imagesLithuanian Dovydas Kuliešas responds to the Brexit crisis.

If I had to describe, in a word, how I feel about Brexit, the word would be “furious.”

I’m originally from Lithuania, and, right now, it so happens I’m a student at the University of Glasgow. I’ll be starting my second year of uni in just a little over a week from now; though I’ve been in Scotland for just one year, I love the place, and honestly, I think there are few places as beautiful and as welcoming in equal measure on this earth. I have barely, if ever, experienced anything but kindness from the people at university or the people of Glasgow in general. I feel privileged to be here. Truly.
And yet, there’s Brexit.

Brexit infuriates me, in an unbelievable multitude of ways. To list all of them would take a letter longer than this. I find the colossal arrogance of the entire affair the most infuriating thing about it, right after the casual racism Eastern Europeans have been flogged with for this entire sordid referendum campaign from beginning to end. I find it infuriating that Britain, a country virtually mired in nothing but exceptions from EU rules and privileges that no other member state possesses or even would find it rational to desire, apparently finds it within itself to stand up and yell at the rest of us, “WE’RE BEING OPPRESSED BY YOUR UNELECTED BUREAUCRATS” – a pithy line that betrays a complete lack of knowledge about how the EU even works.

This persecution complex, apparently endorsed by a narrow majority of the population of England and Wales, is so vast, that underpaid EU nationals in British workplaces somehow become not victims of exploitation, but invaders coming here to take British jobs, fisheries policy, drawn up to ensure a sustainable future for our seas, becomes Dark Lord Juncker somehow repressing British fishermen, and the Human Rights Act becomes a restriction of the GREATEST PARLIAMENT OF ALL TIME, Westminster, whose knowledge of every issue is vast and sooooo comprehensive and there is ABSOLUTELY NO WAY any European knows anything better than the grand parliamentary tradition of Westminster – a set of political archaisms probably at home in the 16th century than the 21st.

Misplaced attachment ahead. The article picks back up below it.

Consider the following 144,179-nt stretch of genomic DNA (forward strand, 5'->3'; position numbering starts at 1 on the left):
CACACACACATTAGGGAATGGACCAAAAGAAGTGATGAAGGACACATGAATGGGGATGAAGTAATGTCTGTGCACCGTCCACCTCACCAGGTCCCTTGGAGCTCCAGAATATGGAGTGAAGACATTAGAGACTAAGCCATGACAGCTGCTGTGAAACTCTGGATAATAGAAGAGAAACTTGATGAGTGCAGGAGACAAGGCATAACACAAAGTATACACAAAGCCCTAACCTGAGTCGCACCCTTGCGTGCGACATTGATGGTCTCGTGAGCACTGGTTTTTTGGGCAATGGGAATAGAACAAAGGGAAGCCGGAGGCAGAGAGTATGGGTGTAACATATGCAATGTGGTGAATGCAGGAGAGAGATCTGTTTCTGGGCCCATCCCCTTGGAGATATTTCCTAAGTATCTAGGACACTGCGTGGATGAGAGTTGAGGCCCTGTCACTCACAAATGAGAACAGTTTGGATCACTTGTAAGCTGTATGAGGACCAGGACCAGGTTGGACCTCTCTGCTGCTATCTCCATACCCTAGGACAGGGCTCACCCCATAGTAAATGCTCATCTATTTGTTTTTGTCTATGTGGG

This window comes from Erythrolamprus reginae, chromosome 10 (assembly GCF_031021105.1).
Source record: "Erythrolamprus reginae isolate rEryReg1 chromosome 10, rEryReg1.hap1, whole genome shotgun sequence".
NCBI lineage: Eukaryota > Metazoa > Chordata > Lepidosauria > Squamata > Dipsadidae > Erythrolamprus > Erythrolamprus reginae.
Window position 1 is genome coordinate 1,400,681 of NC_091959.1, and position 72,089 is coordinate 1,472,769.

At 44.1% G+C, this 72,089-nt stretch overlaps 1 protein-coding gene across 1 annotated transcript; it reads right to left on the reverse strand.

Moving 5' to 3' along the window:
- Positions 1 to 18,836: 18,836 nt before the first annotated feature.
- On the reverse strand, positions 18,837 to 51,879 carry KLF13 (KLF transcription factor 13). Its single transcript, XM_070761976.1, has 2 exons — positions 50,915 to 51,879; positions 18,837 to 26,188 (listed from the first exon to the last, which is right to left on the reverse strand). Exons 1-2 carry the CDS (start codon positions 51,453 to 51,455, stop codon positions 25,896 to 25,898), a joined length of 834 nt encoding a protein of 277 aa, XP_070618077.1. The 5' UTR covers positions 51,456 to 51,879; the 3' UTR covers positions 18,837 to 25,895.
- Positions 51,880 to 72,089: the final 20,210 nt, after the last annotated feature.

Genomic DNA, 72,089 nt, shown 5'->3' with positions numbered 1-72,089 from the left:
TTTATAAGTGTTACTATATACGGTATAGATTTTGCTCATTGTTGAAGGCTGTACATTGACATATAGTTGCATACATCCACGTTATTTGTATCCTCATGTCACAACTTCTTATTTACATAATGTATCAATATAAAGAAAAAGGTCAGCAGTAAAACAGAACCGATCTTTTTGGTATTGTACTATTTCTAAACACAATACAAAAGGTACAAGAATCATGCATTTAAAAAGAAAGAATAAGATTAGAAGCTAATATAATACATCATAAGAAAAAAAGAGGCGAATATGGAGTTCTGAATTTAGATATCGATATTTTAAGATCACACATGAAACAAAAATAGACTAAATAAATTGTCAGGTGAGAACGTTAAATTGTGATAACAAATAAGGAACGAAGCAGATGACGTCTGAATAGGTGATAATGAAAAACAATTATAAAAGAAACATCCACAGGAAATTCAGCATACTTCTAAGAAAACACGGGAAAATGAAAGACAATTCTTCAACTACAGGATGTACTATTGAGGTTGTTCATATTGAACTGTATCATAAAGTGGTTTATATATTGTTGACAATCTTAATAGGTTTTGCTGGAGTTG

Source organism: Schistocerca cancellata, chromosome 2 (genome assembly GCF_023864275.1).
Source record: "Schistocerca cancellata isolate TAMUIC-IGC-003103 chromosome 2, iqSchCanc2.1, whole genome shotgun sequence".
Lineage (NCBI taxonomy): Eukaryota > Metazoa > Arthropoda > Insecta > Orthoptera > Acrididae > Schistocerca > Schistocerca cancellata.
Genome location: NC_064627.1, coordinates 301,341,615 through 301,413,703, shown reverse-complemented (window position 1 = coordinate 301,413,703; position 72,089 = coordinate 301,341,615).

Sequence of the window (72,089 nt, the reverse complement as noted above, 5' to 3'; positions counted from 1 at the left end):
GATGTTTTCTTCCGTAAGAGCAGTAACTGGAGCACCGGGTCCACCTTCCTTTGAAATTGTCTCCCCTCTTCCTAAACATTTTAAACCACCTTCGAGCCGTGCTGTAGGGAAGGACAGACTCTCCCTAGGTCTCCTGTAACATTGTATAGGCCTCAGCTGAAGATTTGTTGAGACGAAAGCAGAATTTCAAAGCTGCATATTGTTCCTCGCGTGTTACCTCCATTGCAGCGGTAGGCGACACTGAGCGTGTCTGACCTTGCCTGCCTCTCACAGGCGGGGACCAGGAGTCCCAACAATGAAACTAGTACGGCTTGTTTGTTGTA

Yet more infuriating is talk, Ukipper and Tory and Lexiter, of Britain’s “independence” from Europe. You have to be unbelievably privileged, unbelievably lucky to not know what the word “independence” means on that profound a level. My country, Lithuania, was occupied and illegally, after a rigged referendum, annexed, for fifty years by the Soviet Union, from 1940 to 1990. Not long before that, between 1795 and 1918, we had been under the rule of the Russian Empire for over 120 years. These periods of time have left long-lasting traumas on our society, stunted and often downright paralysed our political, economic and cultural development. A British Eurosceptic has not seen their family deported to freezing Siberia at the whim of a totalitarian dictator from another land, and they have not seen the declarations of independence peoples like mine have made to save themselves from that sort of thing. They do not have the right to use that word, as to become independent, you have to have been subjected and oppressed, and Britain is not oppressed. It, however, historically has oppressed other nations all over Africa and Asia and Oceania, which makes Brexiter claims to this word all the more disgusting.

I did not think this foolishness was as vast as it seemingly is. Britain always had its Farages and proto-Farages but frankly, I believed right until the referendum that no, even in England, this idiocy had not reached critical mass. I was wrong. And as a counterpoint to my anger, I’m also unbelievably afraid; not for myself, to be fair, I can always decide to go back home after my studies, as much as I’d prefer to stay. I’m afraid for the countless other EU nationals in this country. I’m afraid for members of my own family who live in the UK, for the increasing number of victims of racist violence, for Poles, and Lithuanians, and Romanians, and Bulgarians; all of those peoples denigrated by right-wingers as ‘scroungers’ and by Lexiters as ‘cheap labour’. We’re people, we live here, we work here and we have just as much a right to do so as anyone who was lucky to be born on British soil.

As a counterpoint to my feelings of fear and anger, I hope. I feel unbelievably grateful to Nicola Sturgeon, as First Minister of Scotland, for having stood up for those of Scotland’s residents who happen to also be EU nationals. And, as many of Scotland’s residents, wherever they’re from, I hope: I hope not for the madness and xenophobia of Brexit Britain, but for Scotland, independent in Europe.

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